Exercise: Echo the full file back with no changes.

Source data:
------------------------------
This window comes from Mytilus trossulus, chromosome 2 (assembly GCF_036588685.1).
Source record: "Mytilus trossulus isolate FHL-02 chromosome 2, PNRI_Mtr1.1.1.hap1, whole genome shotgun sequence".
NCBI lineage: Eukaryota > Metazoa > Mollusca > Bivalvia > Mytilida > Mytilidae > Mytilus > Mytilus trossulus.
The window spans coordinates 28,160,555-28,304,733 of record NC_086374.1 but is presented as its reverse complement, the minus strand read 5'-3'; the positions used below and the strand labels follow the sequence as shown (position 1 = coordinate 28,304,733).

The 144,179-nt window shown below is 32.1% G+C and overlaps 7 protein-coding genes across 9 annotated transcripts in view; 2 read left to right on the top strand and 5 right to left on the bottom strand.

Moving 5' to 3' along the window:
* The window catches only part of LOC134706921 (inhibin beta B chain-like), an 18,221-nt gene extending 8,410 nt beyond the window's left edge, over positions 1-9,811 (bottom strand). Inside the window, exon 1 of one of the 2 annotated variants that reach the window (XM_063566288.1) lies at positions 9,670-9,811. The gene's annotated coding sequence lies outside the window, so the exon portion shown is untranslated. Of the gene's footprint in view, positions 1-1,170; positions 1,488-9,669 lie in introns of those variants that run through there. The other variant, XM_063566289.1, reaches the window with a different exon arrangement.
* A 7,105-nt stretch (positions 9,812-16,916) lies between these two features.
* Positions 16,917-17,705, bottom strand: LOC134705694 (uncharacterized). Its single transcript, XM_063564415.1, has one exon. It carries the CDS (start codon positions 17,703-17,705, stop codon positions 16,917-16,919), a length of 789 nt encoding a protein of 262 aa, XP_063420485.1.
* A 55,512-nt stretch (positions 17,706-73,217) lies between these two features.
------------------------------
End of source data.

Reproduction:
This window comes from Mytilus trossulus, chromosome 2 (assembly GCF_036588685.1).
Source record: "Mytilus trossulus isolate FHL-02 chromosome 2, PNRI_Mtr1.1.1.hap1, whole genome shotgun sequence".
NCBI lineage: Eukaryota > Metazoa > Mollusca > Bivalvia > Mytilida > Mytilidae > Mytilus > Mytilus trossulus.
The window spans coordinates 28,160,555-28,304,733 of record NC_086374.1 but is presented as its reverse complement, the minus strand read 5'-3'; the positions used below and the strand labels follow the sequence as shown (position 1 = coordinate 28,304,733).

The 144,179-nt window shown below is 32.1% G+C and overlaps 7 protein-coding genes across 9 annotated transcripts in view; 2 read left to right on the top strand and 5 right to left on the bottom strand.

Moving 5' to 3' along the window:
* The window catches only part of LOC134706921 (inhibin beta B chain-like), an 18,221-nt gene extending 8,410 nt beyond the window's left edge, over positions 1-9,811 (bottom strand). Inside the window, exon 1 of one of the 2 annotated variants that reach the window (XM_063566288.1) lies at positions 9,670-9,811. The gene's annotated coding sequence lies outside the window, so the exon portion shown is untranslated. Of the gene's footprint in view, positions 1-1,170; positions 1,488-9,669 lie in introns of those variants that run through there. The other variant, XM_063566289.1, reaches the window with a different exon arrangement.
* A 7,105-nt stretch (positions 9,812-16,916) lies between these two features.
* Positions 16,917-17,705, bottom strand: LOC134705694 (uncharacterized). Its single transcript, XM_063564415.1, has one exon. It carries the CDS (start codon positions 17,703-17,705, stop codon positions 16,917-16,919), a length of 789 nt encoding a protein of 262 aa, XP_063420485.1.
* A 55,512-nt stretch (positions 17,706-73,217) lies between these two features.